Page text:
It is a truism that successful investment is as much about the avoidance of land mines as it is about finding treasures. I have probably worded that poorly, as it is that very search for treasure that tends to unearth the booby traps. The more boring an investment strategy seems, the more likely it is that it will succeed.
For as long as I have been working in this great industry, people have argued over the respective merits of ‘investment’ and ‘speculation’. I had hoped to illustrate quite how long I have been working by looking up some interesting and informative facts about the year. Captain Google’s headlines tell me that it was characterised by: the explosion at Chernobyl, the Challenger Space Shuttle disaster and the start of the Oprah Winfrey show. We should move on.
People tend to become very uppity when arguing about investment and speculation. This is largely unfair; in a Venn diagram, the two circles are not mutually exclusive and have a large, grey overlap. There is one fad, however, that lies both fairly and squarely in the latter camp. Last week, we held two small seminars in Exeter. At the second of these, I was taken aback slightly to receive a round of applause for venturing the fact that Hawksmoor has never invested into ‘crypto assets’.
It would be luddite to exclude the future possibility, but much has to change before these have a place on our menu. The proliferation of things called ‘coins’ has prompted greed and criminality. It is one of the greatest evolutionary conundrums of homo sapiens that whilst we are genetically built for survival, we are also irresistibly tempted by gambling. And gambling is exactly what one does when buying a digital currency. It is a bet that you will find what ‘investors’ call a greater fool: someone who will pay you even more for your wallet full of moths than you shelled out in the first place.
To have a genuine worth, an asset must produce either a flow of cash, or have a utility. Or at least, the promise of one or the other. Digital coins, most notably bitcoin, do quite the opposite. They are a means of transferring cash from those operating the so-called mines to the electricity suppliers for their banks of megacomputers. The fact that something is very costly to make should not, per se, give that thing value.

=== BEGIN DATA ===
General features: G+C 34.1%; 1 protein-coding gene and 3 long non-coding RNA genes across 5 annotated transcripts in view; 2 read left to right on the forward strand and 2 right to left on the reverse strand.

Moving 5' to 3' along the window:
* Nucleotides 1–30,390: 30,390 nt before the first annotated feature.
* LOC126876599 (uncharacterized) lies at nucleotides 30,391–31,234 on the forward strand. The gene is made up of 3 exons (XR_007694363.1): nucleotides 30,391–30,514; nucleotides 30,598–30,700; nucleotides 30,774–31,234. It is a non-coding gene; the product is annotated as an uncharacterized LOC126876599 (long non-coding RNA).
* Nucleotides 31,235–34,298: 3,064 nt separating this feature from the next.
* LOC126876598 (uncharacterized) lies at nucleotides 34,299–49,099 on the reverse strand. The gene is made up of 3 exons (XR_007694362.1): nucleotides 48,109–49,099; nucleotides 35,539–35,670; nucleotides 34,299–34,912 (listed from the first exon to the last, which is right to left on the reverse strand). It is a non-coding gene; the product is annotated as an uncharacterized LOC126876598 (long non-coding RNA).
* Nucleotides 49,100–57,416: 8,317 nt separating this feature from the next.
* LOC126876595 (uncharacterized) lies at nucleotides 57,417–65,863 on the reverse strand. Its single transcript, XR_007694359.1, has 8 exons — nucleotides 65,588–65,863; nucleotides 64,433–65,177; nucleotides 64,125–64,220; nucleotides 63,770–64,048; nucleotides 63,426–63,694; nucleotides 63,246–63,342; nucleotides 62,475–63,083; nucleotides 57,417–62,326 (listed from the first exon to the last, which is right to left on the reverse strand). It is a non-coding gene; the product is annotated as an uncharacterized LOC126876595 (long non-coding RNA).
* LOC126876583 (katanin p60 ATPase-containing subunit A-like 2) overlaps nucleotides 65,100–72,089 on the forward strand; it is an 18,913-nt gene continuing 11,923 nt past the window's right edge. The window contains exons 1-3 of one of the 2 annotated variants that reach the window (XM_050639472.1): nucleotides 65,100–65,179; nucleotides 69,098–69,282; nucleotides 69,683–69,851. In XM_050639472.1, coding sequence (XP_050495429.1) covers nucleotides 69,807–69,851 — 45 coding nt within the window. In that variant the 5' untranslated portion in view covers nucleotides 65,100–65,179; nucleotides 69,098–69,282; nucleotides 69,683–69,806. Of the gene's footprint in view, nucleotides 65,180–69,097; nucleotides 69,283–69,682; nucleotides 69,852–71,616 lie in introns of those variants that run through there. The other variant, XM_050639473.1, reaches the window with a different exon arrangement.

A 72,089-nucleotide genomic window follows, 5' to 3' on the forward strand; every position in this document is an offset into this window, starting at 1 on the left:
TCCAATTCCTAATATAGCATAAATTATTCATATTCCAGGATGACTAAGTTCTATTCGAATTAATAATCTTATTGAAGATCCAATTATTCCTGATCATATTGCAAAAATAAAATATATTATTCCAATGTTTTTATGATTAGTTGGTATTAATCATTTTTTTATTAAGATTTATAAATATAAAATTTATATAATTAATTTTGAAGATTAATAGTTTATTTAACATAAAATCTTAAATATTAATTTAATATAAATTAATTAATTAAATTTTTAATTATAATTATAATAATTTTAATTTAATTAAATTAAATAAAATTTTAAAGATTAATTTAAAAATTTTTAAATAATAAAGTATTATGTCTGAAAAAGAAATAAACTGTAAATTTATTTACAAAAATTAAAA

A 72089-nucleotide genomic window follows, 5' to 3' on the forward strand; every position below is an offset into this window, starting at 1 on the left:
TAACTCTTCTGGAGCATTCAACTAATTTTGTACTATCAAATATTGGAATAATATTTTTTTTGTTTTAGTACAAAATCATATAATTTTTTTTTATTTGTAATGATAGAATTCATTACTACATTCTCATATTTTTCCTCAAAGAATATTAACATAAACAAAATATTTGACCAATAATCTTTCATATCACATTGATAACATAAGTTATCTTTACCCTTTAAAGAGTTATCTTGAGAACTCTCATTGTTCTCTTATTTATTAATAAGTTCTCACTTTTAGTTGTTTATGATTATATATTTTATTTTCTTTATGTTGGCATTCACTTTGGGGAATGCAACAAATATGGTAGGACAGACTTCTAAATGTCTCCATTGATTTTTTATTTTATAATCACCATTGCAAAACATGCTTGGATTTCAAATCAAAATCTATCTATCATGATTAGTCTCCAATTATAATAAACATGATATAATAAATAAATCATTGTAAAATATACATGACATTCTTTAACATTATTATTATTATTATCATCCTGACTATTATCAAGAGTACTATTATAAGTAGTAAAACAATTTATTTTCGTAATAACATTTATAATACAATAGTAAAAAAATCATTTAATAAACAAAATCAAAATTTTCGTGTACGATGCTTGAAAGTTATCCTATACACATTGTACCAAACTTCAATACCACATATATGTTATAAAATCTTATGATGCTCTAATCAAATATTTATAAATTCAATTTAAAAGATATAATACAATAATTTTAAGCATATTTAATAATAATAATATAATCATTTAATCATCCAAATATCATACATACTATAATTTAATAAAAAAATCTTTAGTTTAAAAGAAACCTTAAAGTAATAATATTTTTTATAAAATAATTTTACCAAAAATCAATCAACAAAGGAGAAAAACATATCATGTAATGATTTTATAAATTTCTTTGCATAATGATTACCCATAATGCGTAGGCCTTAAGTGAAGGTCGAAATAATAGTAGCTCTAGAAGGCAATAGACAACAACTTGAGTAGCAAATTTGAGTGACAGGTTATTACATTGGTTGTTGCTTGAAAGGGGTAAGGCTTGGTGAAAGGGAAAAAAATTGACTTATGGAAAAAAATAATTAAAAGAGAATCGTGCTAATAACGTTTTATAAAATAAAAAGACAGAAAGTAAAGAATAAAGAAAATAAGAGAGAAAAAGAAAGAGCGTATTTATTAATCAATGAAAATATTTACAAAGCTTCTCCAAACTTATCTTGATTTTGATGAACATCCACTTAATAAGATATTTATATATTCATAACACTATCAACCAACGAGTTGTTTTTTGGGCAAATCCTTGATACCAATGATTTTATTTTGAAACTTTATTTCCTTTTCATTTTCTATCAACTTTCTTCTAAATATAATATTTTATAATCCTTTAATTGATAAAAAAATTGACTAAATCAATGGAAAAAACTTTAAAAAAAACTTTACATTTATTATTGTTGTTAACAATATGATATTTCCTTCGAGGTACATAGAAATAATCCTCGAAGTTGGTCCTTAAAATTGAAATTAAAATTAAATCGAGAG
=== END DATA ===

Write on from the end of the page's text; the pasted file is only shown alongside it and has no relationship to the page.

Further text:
Having allegedly been designed for infinite transparency, ownership of these digital coins instead provides near perfect anonymity. It is a perfect recipe for the unregulated, the unscrupulous and the criminal to make hay from the unwary. I am probably being harsh here, as it seems that even the very wary can still fall foul of ransomware attacks, as anyone with overseas deliveries involving Royal Mail will be able to testify.
It may well be the case that the prices of digital coins rises during 2023. Over recent months, these have tended to behave as over-excited indicators of the markets’ overall confidence. So if markets as a whole continue to recover their poise, then crypto assets may well fare quite well. The trouble is that they are actually worth nothing: they have almost no utility and have not even the faintest promise of providing cash flows. They are land mines that we are very happy to let go by.
Back in the physical world, the US earnings season is trundling along to no great effect. One potential banana skin – Netflix’s quarterly update last week – happily passed without incident. This week, the reading-glasses are focussed on Microsoft, Tesla and Visa, on Tuesday, Wednesday and Thursday respectively. We finished last week with a warning from the UK business, Spirent Communications. Spirent, which tests telephone equipment, has reported that its customers have started to rein back spending on 5G upgrades. It may be that this is a specific issue, or it could be an indication that cautious companies are cutting back on their capital development projects. If it is the latter, then this is not the last warning that the earnings season will deliver.
Finally, well done to everyone who knew the opening lines to Year of the Cat. We have a change for today: there is only one word spoken in Mel Brook’s Silent Movie – by whom?
Jim Wood-Smith – Market Commentator and Head of Climate Transition
All charts and data sourced from FactSet
Hawksmoor Investment Management Limited is authorised and regulated by the Financial Conduct Authority (www.fca.org.uk) with its registered office at 2nd Floor Stratus House, Emperor Way, Exeter Business Park, Exeter, Devon EX1 3QS. This document does not constitute an offer or invitation to any person in respect of the securities or funds described, nor should its content be interpreted as investment or tax advice for which you should consult your independent financial adviser and or accountant. The information and opinions it contains have been compiled or arrived at from sources believed to be reliable at the time and are given in good faith, but no representation is made as to their accuracy, completeness or correctness. The editorial content is the personal opinion of Jim Wood-Smith, Market Commentator and Head of Climate Transition. Other opinions expressed in this document, whether in general or both on the performance of individual securities and in a wider economic context, represent the views of Hawksmoor at the time of preparation and may be subject to change. Past performance is not a guide to future performance. The value of an investment and any income from it can fall as well as rise as a result of market and currency fluctuations. You may not get back the amount you originally invested. Currency exchange rates may affect the value of investments.